EP REVIEW: Sealions – ‘Number One Lover’

Sealions - Number One Lover

Number One Lover
[Deer Bear Wolf, 2014]


Purchase This Album:
Deer Bear Wolf

If there was a local song that earned perfect summer single status this year, it was “Honey,” the soaring lead track from Sealions’ sophomore EP, Number One Lover. Any adjective that you could legitimately throw at it — propulsive, anthemic, infectious, exuberant — all told the same story: this was a whirring rush of a song that buried its hooks into you and left you feeling ecstatic. When we talk about Sealions as a synth-pop band, this is what we are referring to — a bit of backwards-looking ’80s revivalism, triumphant dance grooves, catchy as all get out.

But right as “Honey” heads to its conclusion you hear it. It’s only lasts for a few seconds but it’s the sort of differentiating sound that makes you pause and take notice. It’s not that the momentary swell of shoegazey guitar is out of step with the rest of the song; it works well in context, and basically just adds an extra exclamation point to an already exhilarating piece of music. But it does hint at the left turn that’s to come, revealing, essentially, that given the right mood Sealions are capable of cranking out some damn fine full-throttle guitar rock.

It all starts with “Thieves,” a warm, sun-splashed number that spends its first two or so minutes floating gently across your speakers while frontman Jason Travis weaves an enveloping blanket of soft caress vocals. It’s enchanting stuff, but certainly not the fist-pumping blaze of noise I just promised you. But then comes the guitars. At first it’s just a simple churning guitar lead, but as it continues to build and thrust its way forward, it becomes more fiery and assertive. It never quite reaches a fever pitch, but that jolt of tension and vigor feels crucial, turning what is admittedly a very good song into an excellent one.

All this is not to say that you should be turning to Sealions for your dose of hammering riffs. Far from it. But it’s impossible to deny there are times — for instance, on album highlight “Luster” — when the band sounds more monstrous that you’d ever think they could. It’s the most immediate and gripping track on the record, mostly because the chorus is just so damn killer and the way it catapults into the ensuing guitar lead is exhilarating.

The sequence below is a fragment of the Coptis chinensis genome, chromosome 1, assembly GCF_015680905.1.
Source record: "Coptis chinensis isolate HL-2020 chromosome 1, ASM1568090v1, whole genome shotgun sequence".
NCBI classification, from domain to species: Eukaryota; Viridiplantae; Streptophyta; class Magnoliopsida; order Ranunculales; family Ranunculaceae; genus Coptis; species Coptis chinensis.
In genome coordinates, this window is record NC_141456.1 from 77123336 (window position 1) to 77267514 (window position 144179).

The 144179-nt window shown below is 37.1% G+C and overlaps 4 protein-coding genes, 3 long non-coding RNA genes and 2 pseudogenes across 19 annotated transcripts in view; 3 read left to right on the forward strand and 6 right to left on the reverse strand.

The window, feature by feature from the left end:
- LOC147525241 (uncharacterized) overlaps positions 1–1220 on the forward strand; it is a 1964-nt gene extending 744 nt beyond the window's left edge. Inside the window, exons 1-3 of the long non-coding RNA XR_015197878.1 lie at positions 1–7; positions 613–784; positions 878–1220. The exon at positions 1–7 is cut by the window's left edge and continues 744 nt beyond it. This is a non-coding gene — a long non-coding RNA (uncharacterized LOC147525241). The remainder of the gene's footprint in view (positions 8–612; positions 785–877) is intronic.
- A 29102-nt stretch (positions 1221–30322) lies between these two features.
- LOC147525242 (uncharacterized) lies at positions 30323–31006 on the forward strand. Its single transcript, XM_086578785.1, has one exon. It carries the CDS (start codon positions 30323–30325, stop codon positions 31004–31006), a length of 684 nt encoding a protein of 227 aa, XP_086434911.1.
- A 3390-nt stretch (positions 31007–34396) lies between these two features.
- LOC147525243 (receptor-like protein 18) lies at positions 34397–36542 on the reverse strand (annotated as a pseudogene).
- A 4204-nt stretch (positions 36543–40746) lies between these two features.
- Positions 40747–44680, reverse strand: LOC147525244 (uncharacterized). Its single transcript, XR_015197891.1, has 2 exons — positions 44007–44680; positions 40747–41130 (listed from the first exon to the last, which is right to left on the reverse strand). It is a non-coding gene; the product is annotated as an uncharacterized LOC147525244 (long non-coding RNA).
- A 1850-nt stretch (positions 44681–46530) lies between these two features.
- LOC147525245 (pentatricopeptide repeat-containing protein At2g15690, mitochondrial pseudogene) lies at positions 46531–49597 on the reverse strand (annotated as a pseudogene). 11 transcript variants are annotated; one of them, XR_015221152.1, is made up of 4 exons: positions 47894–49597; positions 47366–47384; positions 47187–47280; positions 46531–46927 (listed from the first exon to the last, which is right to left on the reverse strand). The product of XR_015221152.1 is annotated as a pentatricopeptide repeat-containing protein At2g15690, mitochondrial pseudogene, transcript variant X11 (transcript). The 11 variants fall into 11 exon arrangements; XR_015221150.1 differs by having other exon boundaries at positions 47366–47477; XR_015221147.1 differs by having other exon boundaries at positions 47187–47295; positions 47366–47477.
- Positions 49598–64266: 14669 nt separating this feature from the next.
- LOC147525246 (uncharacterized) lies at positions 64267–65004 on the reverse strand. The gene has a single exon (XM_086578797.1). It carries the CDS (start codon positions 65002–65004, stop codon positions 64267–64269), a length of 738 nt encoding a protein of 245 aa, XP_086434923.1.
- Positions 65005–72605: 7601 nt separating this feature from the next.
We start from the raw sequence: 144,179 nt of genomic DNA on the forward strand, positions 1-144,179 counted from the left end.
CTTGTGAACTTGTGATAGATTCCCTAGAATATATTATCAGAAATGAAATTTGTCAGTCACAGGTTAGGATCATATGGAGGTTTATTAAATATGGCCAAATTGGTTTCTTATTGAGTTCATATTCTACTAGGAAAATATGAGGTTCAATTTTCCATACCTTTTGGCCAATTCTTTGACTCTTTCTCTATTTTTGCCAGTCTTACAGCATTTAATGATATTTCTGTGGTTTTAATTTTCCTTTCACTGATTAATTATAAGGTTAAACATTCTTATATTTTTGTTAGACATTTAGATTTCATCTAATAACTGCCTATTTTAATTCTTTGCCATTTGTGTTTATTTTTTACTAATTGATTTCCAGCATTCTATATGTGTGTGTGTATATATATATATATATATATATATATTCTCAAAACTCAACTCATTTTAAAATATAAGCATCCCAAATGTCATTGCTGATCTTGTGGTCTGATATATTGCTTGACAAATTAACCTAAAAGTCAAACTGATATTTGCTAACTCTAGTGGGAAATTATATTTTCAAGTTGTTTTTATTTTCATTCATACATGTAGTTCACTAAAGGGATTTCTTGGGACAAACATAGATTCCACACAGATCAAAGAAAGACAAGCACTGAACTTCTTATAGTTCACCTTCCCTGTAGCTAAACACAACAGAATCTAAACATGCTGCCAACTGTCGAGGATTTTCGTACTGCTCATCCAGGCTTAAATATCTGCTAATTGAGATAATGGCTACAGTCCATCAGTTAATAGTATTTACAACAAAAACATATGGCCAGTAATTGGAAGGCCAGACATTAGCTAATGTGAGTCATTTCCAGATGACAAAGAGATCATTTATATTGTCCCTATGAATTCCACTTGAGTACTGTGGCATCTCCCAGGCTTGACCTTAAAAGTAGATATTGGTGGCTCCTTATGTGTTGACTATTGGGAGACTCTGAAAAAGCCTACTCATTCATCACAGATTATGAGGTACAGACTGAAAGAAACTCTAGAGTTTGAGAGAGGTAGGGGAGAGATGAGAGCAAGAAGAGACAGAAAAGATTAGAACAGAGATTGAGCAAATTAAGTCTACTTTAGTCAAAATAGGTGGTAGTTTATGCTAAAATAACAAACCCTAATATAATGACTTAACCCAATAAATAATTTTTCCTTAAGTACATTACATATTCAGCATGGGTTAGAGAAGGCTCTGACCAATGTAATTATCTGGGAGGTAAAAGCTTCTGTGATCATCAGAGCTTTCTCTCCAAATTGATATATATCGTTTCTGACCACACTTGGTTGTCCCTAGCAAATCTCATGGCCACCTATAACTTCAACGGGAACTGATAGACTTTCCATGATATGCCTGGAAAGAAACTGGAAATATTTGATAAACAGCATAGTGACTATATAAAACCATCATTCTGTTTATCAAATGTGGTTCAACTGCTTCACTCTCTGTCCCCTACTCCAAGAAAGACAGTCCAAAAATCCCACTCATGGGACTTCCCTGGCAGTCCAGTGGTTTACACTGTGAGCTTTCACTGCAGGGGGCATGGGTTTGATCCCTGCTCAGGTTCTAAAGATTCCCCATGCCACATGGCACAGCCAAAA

But the problem with unleashing so much electric energy at the center of their EP is that when they retreat back to their mid-tempo pop, it feels flat and underwhelming. “Diamonds,” for lack of a better phrase, is a bit of a slog that disrupts the EP’s otherwise kinetic flow. Closing track “Setting Suns” does its best to snap the record back into course, but the rote dance grooves and repetitive rhythms feel entirely too complacent for a band that was firing on all cylinders just a few minutes before. According to Travis, it’s the most personal track on the record, a song written about his one true love, so it’s also disappointing to hear him settling for such trifling lines as “If you were night, I’d be day / If you were here, I would stay / Just to be with you for hours.” Nobody is expecting the man to be Matt Berninger or anything, but he’s certainly shown that he’s capable of more incisive lyrics that what he delivers here.

All in all, Number One Lover is a solid but uneven record that starts off as a lively dance party and ends with everyone going home a little sullen and bored. Still, it’s important to note that Sealions have proven themselves to be bolder and more assertive than they were on their debut, Strange Veins, and there’s certainly room for further growth. Let’s all hope the band continues to press forward because when they put it all together the results can be positively euphoric.

More Info:
Web: www.sealionsmusic.com
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